A survey of 8,800 Australian year 10 and year 12 students in 300 schools around Australia was taken in three snapshots between 1997 and 2008. It was found that with the rise of risky alcohol consumption among Australia's teenagers there is also a surge of sex “under the influence” and number of sexual partners and unsafe and unprotected intercourse. However, the awareness of HIV/AIDS remained high.
Paul Agius, from Melbourne's La Trobe University said, “Rates of alcohol consumption among secondary students have increased markedly, as has the proportion of young people engaging in sex while under the influence of alcohol and drugs… We also found that there is a marked increase in year 12 students having sex with multiple partners.”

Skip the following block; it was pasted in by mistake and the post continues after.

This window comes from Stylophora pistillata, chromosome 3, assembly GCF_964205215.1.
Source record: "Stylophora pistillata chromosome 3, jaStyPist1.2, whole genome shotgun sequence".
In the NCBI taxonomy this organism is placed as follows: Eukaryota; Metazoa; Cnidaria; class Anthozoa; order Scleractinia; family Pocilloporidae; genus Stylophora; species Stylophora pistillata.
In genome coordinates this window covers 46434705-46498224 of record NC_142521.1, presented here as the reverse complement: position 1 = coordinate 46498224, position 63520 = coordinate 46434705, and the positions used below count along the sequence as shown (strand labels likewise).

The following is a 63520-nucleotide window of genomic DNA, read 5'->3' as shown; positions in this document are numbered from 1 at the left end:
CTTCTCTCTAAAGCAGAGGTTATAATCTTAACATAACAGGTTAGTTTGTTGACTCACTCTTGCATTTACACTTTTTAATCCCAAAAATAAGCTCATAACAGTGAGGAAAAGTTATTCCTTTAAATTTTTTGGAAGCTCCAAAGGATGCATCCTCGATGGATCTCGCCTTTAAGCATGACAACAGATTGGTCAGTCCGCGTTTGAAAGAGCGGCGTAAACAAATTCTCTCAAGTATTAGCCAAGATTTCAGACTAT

In 1997 one in five (19.6 per cent) male year 12 students reported having sex with three or more partners in the past year. In 2008 the figure doubled to 38.2 per cent. For teenaged girls of the same age the figures rose from 12.9 per cent to 27.2 per cent. In teenaged girls more than 61 per cent reported they had had sex, compared to 44 per cent of boys.
Mr. Agius informed that Australia's rate of teenage pregnancy ranked among the highest in the developed world and sexually transmitted infections (STIs) have also risen dramatically over the last decade. He added that where the awareness of HIV was persistently high, knowledge of STIs and hepatitis was not good. “It is concerning that students appear to be better informed about HIV than either STIs or hepatitis, which are more common,” he said. Condom use among young men was 71.1 per cent in 1997 and 70.9 per cent in 2008. “Although consistent condom use remains moderately high, it is of some concern that condom use has not increased since 1997 despite related increases in sexual activity ... and increased rates of sexually transmitted infections,” Mr Agius said.
The study was published in the October edition of the Australian and New Zealand Journal of Public Health.